While that second reason might argue for some instruction during law school about professional behavior, it certainly does not mean that we have to wring our hands every time a student reacts viscerally to personally upsetting arguments. We teach professional responsibility in law school. A few minutes in that class devoted to saying that lawyers cannot act like they did as students is more than enough, although I suspect that most professors teaching such courses would think it a waste of time (as would their students).
Above, I argued that law schools (as part of our system of higher education) serve an important role in teaching students the importance of intellectual honesty. What else do we teach? In a conversation yesterday, one of my soon-to-graduate research assistants said that the biggest thing she has learned in law school is how much she does not know, and that everyone -- EVERYONE, especially the biggest gunners -- is in the same position. Some people know more than others on any particular topic, of course, but whereas many students enter law school imagining that they will be given "the answers" to the legal questions that they will study, in fact they will learn that "it depends." Otherwise, why would there need to be courts of appeal? If everything can be learned and regurgitated, and there is no ambiguity, then life would be simple. But it is not.
Law school, then, is best understood as simply another venue within higher education in which we do best by our students when we emphasize critical thinking skills and help to develop those skills. I had a classmate in my first-year section in law school who complained after class one day: "Instead of calling it 'Criminal Law,' this course should just be called 'Why the Professor is Smarter than the Supreme Court.'" When pressed, he declared that law school should give him the right answers, not delude him into thinking that he can challenge those answers. Now that is a student who needed to be educated!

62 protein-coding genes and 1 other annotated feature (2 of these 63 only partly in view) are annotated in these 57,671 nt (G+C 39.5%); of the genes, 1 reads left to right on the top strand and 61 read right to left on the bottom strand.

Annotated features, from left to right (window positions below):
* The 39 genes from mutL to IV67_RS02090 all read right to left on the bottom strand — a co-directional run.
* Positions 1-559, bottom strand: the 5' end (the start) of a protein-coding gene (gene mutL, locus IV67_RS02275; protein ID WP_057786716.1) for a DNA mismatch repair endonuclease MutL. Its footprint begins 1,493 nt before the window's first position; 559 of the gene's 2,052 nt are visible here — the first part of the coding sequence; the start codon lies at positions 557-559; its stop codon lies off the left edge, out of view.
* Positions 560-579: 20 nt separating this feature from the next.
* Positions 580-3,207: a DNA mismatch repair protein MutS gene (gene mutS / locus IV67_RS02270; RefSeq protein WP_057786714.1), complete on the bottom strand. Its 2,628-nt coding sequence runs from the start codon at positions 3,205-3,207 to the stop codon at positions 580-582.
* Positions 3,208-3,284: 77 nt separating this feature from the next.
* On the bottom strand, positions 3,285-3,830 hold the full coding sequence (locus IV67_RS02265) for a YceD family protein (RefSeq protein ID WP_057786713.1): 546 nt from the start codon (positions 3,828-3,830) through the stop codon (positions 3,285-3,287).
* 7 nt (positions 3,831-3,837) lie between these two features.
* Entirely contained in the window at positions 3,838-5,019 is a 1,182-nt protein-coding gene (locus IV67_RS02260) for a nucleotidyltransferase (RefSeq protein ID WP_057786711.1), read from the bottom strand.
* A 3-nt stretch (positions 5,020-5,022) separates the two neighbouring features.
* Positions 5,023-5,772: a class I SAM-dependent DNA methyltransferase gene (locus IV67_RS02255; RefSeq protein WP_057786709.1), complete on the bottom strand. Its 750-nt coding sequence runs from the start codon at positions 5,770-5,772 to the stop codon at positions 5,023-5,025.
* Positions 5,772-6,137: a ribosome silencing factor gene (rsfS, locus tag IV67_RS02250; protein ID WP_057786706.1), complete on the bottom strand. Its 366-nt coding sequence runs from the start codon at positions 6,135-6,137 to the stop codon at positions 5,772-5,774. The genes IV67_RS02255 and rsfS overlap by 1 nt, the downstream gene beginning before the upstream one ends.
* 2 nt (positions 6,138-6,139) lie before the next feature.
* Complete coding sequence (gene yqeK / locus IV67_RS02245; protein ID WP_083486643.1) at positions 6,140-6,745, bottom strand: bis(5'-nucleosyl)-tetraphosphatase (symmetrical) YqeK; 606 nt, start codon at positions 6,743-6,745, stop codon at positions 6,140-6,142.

That there are no true-in-all-contexts right answers, of course, does not mean that there are no wrong answers. The lawyers who argued, for example, that a Vice President can unilaterally refuse to count certified electoral votes were wrong -- so wrong that professional and other sanctions were and are appropriate. Being a critical thinker does not mean saying that anything goes or that every answer is as good as any other. It does require being willing to imagine that new facts or legal arguments could change what seemed like the best answer.
Do I care whether my Income Taxation students remember that, say, the Supreme Court has instructed us that a "gift" for income tax purposes flows from "detached and disinterested generosity" and arises from "affection, respect, admiration, charity or like impulses"? Of course not. I do want them to understand that those words are almost infinitely manipulable, which means that it is surprisingly easy to characterize many non-gifts as gifts. More broadly, I want them to approach every question with an appropriate degree of skepticism and to understand that simply accepting arguments from authority is wrong -- while also seeing that rejecting arguments merely because they are from authorities is just as misguided.
What I am not worried about is whether we are sending into the world a bunch of graduates who are too thin-skinned to understand reality or to adjust their behavior accordingly. I wrote last week that "we [law professors] need to get over ourselves just a bit," but that is not quite right. We need to remember that our core mission is truly important, but we must stop imagining that teaching proper comportment is our job. We are instilling habits of mind that last a lifetime, not lessons from Miss Manners.
The argument that universities' most important purpose is to teach critical thinking, by the way, is hardly original to me, yet it can be published without citation. How do I know that? Because I have been to law school.